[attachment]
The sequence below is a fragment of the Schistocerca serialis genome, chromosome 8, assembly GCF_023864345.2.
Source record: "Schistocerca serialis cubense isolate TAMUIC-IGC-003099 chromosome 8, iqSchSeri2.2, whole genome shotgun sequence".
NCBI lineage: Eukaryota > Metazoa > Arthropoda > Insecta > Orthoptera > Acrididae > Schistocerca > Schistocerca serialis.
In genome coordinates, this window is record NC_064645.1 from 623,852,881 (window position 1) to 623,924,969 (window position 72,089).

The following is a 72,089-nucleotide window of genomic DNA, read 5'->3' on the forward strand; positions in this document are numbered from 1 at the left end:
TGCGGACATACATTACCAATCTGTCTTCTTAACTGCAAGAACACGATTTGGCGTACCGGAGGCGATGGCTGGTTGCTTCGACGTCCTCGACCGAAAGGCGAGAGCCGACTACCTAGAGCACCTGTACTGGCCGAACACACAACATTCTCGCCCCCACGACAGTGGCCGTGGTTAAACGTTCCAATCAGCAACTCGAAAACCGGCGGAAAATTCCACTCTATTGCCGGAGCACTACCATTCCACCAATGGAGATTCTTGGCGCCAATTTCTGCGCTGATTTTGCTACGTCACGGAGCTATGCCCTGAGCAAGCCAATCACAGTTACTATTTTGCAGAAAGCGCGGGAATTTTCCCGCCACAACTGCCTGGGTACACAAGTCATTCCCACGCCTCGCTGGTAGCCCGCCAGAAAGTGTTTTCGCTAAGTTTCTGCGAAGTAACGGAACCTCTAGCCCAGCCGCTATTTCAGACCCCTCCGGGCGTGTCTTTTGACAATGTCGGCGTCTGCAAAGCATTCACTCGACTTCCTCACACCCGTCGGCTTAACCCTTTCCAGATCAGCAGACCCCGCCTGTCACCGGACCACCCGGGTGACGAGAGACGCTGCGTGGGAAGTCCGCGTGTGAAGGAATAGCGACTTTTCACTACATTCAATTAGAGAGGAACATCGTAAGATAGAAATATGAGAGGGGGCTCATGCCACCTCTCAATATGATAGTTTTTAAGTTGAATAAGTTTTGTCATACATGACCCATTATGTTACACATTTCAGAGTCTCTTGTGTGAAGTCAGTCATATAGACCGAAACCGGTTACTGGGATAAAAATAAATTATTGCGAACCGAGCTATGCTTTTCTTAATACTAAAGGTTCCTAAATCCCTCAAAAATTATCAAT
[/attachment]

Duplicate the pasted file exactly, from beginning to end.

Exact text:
The sequence below is a fragment of the Schistocerca serialis genome, chromosome 8, assembly GCF_023864345.2.
Source record: "Schistocerca serialis cubense isolate TAMUIC-IGC-003099 chromosome 8, iqSchSeri2.2, whole genome shotgun sequence".
NCBI lineage: Eukaryota > Metazoa > Arthropoda > Insecta > Orthoptera > Acrididae > Schistocerca > Schistocerca serialis.
In genome coordinates, this window is record NC_064645.1 from 623,852,881 (window position 1) to 623,924,969 (window position 72,089).

The following is a 72,089-nucleotide window of genomic DNA, read 5'->3' on the forward strand; positions in this document are numbered from 1 at the left end:
TGCGGACATACATTACCAATCTGTCTTCTTAACTGCAAGAACACGATTTGGCGTACCGGAGGCGATGGCTGGTTGCTTCGACGTCCTCGACCGAAAGGCGAGAGCCGACTACCTAGAGCACCTGTACTGGCCGAACACACAACATTCTCGCCCCCACGACAGTGGCCGTGGTTAAACGTTCCAATCAGCAACTCGAAAACCGGCGGAAAATTCCACTCTATTGCCGGAGCACTACCATTCCACCAATGGAGATTCTTGGCGCCAATTTCTGCGCTGATTTTGCTACGTCACGGAGCTATGCCCTGAGCAAGCCAATCACAGTTACTATTTTGCAGAAAGCGCGGGAATTTTCCCGCCACAACTGCCTGGGTACACAAGTCATTCCCACGCCTCGCTGGTAGCCCGCCAGAAAGTGTTTTCGCTAAGTTTCTGCGAAGTAACGGAACCTCTAGCCCAGCCGCTATTTCAGACCCCTCCGGGCGTGTCTTTTGACAATGTCGGCGTCTGCAAAGCATTCACTCGACTTCCTCACACCCGTCGGCTTAACCCTTTCCAGATCAGCAGACCCCGCCTGTCACCGGACCACCCGGGTGACGAGAGACGCTGCGTGGGAAGTCCGCGTGTGAAGGAATAGCGACTTTTCACTACATTCAATTAGAGAGGAACATCGTAAGATAGAAATATGAGAGGGGGCTCATGCCACCTCTCAATATGATAGTTTTTAAGTTGAATAAGTTTTGTCATACATGACCCATTATGTTACACATTTCAGAGTCTCTTGTGTGAAGTCAGTCATATAGACCGAAACCGGTTACTGGGATAAAAATAAATTATTGCGAACCGAGCTATGCTTTTCTTAATACTAAAGGTTCCTAAATCCCTCAAAAATTATCAAT